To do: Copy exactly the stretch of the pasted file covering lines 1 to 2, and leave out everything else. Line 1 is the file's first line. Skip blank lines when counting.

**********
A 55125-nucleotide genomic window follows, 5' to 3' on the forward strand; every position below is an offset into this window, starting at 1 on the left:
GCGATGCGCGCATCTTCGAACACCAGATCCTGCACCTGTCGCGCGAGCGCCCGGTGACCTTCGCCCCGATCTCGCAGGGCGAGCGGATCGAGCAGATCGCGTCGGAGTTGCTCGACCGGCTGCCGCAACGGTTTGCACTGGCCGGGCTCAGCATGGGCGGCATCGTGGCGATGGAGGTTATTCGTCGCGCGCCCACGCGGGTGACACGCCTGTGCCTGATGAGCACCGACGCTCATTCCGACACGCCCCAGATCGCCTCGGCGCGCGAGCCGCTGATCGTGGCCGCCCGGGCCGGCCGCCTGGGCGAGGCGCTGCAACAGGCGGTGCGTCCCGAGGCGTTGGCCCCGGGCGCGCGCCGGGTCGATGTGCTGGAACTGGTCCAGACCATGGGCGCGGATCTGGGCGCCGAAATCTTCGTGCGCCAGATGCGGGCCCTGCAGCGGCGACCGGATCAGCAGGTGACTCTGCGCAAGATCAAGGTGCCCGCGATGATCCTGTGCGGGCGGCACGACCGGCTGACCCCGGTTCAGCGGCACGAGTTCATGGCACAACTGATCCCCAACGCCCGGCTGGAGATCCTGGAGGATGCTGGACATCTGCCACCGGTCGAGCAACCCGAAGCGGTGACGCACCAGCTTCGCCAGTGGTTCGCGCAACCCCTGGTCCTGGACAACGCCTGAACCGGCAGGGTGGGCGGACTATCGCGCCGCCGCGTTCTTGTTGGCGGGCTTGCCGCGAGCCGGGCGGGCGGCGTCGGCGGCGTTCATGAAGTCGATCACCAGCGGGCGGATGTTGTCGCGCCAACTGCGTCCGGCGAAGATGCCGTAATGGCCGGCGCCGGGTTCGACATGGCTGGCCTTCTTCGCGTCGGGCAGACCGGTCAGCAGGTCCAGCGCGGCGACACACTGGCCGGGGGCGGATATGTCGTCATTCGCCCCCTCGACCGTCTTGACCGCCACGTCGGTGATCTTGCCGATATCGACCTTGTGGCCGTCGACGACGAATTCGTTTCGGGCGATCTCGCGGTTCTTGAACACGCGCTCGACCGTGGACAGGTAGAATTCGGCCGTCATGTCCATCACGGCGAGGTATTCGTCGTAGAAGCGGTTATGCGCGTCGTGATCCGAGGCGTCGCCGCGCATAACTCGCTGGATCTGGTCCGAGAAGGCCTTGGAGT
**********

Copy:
A 55125-nucleotide genomic window follows, 5' to 3' on the forward strand; every position below is an offset into this window, starting at 1 on the left:
GCGATGCGCGCATCTTCGAACACCAGATCCTGCACCTGTCGCGCGAGCGCCCGGTGACCTTCGCCCCGATCTCGCAGGGCGAGCGGATCGAGCAGATCGCGTCGGAGTTGCTCGACCGGCTGCCGCAACGGTTTGCACTGGCCGGGCTCAGCATGGGCGGCATCGTGGCGATGGAGGTTATTCGTCGCGCGCCCACGCGGGTGACACGCCTGTGCCTGATGAGCACCGACGCTCATTCCGACACGCCCCAGATCGCCTCGGCGCGCGAGCCGCTGATCGTGGCCGCCCGGGCCGGCCGCCTGGGCGAGGCGCTGCAACAGGCGGTGCGTCCCGAGGCGTTGGCCCCGGGCGCGCGCCGGGTCGATGTGCTGGAACTGGTCCAGACCATGGGCGCGGATCTGGGCGCCGAAATCTTCGTGCGCCAGATGCGGGCCCTGCAGCGGCGACCGGATCAGCAGGTGACTCTGCGCAAGATCAAGGTGCCCGCGATGATCCTGTGCGGGCGGCACGACCGGCTGACCCCGGTTCAGCGGCACGAGTTCATGGCACAACTGATCCCCAACGCCCGGCTGGAGATCCTGGAGGATGCTGGACATCTGCCACCGGTCGAGCAACCCGAAGCGGTGACGCACCAGCTTCGCCAGTGGTTCGCGCAACCCCTGGTCCTGGACAACGCCTGAACCGGCAGGGTGGGCGGACTATCGCGCCGCCGCGTTCTTGTTGGCGGGCTTGCCGCGAGCCGGGCGGGCGGCGTCGGCGGCGTTCATGAAGTCGATCACCAGCGGGCGGATGTTGTCGCGCCAACTGCGTCCGGCGAAGATGCCGTAATGGCCGGCGCCGGGTTCGACATGGCTGGCCTTCTTCGCGTCGGGCAGACCGGTCAGCAGGTCCAGCGCGGCGACACACTGGCCGGGGGCGGATATGTCGTCATTCGCCCCCTCGACCGTCTTGACCGCCACGTCGGTGATCTTGCCGATATCGACCTTGTGGCCGTCGACGACGAATTCGTTTCGGGCGATCTCGCGGTTCTTGAACACGCGCTCGACCGTGGACAGGTAGAATTCGGCCGTCATGTCCATCACGGCGAGGTATTCGTCGTAGAAGCGGTTATGCGCGTCGTGATCCGAGGCGTCGCCGCGCATAACTCGCTGGATCTGGTCCGAGAAGGCCTTGGAGT